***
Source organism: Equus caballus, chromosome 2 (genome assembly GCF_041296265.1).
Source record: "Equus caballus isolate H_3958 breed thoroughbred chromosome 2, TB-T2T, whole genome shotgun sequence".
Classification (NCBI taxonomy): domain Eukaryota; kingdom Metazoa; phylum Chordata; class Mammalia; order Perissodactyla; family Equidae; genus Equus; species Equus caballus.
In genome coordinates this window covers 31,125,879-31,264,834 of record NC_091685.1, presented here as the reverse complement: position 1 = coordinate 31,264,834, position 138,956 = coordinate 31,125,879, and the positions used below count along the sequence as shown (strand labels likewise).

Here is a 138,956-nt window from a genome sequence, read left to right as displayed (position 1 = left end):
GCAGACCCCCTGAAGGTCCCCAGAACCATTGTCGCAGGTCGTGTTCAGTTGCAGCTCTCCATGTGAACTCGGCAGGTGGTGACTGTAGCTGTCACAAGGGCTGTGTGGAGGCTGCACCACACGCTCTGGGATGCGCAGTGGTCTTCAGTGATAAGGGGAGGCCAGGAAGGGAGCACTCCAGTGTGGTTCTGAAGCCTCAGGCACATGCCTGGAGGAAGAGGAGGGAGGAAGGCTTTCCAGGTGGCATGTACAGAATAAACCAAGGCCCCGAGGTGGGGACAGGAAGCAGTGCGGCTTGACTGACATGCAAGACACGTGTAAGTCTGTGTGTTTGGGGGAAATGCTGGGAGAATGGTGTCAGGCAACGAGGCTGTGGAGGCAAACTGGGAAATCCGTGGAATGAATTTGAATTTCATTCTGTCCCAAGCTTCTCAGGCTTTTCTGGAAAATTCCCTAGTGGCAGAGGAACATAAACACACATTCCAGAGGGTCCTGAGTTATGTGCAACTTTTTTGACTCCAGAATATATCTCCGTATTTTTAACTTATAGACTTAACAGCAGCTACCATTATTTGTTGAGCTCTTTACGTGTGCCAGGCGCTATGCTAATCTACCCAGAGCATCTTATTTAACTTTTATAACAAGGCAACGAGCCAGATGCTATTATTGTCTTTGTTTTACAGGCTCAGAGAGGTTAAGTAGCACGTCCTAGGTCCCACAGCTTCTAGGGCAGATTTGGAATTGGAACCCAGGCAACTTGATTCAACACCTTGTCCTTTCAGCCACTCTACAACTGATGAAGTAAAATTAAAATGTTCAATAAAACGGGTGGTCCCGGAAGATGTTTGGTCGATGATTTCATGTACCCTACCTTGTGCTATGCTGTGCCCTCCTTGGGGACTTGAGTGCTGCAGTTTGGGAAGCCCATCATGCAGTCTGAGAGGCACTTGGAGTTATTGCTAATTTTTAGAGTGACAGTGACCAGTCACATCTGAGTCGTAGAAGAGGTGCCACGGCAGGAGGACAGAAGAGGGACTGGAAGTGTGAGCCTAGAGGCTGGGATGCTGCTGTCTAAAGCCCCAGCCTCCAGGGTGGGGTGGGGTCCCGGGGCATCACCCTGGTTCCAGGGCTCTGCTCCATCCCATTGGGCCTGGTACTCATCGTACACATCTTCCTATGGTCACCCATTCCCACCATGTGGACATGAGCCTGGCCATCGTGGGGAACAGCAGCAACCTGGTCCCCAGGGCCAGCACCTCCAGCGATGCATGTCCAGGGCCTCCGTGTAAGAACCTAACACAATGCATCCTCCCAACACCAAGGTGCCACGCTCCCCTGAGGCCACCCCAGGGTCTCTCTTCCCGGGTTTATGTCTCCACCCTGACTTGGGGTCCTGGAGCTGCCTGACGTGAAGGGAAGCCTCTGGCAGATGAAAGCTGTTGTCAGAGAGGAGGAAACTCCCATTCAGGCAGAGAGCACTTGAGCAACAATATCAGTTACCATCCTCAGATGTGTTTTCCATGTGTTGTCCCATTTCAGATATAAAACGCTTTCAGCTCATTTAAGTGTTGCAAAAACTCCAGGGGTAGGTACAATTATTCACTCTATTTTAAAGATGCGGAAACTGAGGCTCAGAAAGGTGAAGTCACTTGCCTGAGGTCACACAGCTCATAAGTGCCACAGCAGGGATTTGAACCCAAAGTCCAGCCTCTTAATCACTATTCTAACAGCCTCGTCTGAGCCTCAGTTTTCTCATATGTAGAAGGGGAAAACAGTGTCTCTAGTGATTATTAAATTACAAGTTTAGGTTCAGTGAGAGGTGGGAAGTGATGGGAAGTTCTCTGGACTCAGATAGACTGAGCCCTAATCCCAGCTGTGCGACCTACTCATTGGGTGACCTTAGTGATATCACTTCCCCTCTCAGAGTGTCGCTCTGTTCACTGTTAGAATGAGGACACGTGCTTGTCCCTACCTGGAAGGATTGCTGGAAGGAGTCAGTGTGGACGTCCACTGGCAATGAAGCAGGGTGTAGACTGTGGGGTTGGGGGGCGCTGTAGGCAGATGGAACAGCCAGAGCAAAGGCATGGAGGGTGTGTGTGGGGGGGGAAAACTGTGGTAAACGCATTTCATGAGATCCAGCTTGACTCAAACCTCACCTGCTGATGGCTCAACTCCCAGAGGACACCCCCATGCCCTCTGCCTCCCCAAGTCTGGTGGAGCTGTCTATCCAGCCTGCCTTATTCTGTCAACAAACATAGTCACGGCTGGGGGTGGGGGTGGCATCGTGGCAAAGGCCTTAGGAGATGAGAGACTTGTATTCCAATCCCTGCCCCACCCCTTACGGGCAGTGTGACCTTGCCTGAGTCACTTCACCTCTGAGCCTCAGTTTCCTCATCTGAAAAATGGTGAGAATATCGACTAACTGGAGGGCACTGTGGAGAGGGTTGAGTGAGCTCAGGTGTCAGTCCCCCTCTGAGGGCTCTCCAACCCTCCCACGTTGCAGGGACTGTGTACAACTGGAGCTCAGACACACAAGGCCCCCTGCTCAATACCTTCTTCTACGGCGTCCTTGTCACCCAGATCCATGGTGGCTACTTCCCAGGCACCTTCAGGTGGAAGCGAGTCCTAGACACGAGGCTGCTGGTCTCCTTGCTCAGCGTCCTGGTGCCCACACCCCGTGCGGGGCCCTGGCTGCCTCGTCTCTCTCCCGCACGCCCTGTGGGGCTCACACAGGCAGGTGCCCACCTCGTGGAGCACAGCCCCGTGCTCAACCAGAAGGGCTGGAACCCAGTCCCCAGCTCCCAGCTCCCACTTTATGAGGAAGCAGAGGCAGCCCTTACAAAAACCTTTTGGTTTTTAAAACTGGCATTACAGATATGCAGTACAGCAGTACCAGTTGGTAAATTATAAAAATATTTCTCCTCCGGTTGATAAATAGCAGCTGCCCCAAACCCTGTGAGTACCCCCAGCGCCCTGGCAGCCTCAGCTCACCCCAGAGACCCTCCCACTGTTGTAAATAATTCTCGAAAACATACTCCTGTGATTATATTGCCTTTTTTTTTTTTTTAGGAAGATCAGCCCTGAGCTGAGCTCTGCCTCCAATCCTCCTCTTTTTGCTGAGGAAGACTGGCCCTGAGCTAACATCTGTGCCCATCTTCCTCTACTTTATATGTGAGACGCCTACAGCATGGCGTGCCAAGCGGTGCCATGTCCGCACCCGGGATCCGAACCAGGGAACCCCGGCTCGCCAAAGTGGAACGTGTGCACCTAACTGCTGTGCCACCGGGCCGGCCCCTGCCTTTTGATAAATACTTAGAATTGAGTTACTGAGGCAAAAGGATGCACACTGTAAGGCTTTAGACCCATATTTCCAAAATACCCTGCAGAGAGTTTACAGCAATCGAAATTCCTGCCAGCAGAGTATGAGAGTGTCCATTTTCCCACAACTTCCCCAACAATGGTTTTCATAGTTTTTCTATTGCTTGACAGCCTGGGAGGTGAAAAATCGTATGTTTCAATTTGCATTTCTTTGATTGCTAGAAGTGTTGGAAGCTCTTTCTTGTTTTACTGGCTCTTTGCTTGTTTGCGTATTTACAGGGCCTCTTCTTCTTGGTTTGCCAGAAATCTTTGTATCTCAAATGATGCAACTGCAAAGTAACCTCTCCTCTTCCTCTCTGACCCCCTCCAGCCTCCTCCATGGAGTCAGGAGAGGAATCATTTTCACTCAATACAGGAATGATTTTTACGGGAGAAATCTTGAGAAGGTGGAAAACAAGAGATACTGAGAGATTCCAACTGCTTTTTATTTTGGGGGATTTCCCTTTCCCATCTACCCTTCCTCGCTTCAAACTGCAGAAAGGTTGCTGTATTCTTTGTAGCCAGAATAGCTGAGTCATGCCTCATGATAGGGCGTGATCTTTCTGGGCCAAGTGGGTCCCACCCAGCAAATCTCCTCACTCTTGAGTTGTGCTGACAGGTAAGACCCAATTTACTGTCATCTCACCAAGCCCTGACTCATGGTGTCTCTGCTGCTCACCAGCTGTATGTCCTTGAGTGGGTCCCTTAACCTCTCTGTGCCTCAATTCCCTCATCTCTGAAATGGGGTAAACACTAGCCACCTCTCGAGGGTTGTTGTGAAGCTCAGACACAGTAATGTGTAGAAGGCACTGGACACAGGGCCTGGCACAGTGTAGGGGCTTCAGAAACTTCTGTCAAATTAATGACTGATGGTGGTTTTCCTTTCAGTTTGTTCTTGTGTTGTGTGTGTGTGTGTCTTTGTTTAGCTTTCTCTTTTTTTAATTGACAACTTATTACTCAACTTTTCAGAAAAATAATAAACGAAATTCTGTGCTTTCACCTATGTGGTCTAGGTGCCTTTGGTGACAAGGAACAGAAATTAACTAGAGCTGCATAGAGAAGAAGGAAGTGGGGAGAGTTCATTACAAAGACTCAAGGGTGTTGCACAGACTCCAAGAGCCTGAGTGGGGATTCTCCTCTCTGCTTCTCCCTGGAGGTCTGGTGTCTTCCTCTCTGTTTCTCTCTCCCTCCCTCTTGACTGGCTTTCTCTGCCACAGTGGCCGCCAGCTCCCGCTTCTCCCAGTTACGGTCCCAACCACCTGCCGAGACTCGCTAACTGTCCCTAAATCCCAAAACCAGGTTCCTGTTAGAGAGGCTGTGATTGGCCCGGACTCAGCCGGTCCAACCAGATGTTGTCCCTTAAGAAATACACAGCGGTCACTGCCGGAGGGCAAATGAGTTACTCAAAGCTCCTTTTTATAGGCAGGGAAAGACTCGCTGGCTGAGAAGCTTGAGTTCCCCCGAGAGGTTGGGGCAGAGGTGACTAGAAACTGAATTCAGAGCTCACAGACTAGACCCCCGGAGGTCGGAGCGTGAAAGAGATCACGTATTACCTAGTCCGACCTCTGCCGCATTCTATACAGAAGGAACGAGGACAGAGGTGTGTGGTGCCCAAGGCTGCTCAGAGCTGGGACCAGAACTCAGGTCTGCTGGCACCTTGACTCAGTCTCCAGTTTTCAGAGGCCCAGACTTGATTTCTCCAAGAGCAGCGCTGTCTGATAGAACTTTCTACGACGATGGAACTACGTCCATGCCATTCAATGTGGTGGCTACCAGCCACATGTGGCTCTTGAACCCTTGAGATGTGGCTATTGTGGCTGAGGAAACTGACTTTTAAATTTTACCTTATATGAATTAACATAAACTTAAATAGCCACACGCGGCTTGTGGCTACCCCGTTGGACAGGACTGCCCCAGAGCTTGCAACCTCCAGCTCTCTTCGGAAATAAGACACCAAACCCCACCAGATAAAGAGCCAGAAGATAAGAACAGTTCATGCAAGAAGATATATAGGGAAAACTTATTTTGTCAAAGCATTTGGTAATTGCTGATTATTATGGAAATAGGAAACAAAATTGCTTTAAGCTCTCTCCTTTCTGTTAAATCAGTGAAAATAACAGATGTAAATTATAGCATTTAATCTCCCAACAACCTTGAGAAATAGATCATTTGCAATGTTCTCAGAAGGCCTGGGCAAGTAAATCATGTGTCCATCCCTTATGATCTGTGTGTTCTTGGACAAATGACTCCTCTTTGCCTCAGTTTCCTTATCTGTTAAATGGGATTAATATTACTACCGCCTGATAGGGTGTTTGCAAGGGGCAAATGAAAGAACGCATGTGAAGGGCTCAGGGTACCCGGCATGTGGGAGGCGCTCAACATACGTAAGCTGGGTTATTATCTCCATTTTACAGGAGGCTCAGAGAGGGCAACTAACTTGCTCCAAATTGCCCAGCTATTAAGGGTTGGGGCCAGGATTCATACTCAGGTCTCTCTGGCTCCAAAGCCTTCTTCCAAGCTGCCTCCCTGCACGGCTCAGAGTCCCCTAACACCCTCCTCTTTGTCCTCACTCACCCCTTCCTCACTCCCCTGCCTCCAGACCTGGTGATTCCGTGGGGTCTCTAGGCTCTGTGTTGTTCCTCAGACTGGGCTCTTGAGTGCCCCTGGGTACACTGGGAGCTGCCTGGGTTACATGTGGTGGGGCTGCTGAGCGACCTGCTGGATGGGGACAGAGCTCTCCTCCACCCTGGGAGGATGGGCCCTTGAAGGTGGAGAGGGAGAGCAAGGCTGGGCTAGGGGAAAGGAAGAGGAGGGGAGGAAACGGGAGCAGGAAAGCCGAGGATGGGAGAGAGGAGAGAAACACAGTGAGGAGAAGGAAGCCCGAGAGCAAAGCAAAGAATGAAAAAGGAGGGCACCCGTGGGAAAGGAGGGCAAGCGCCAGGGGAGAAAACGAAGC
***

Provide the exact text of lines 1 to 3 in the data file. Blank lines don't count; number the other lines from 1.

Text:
Source organism: Equus caballus, chromosome 2 (genome assembly GCF_041296265.1).
Source record: "Equus caballus isolate H_3958 breed thoroughbred chromosome 2, TB-T2T, whole genome shotgun sequence".
Classification (NCBI taxonomy): domain Eukaryota; kingdom Metazoa; phylum Chordata; class Mammalia; order Perissodactyla; family Equidae; genus Equus; species Equus caballus.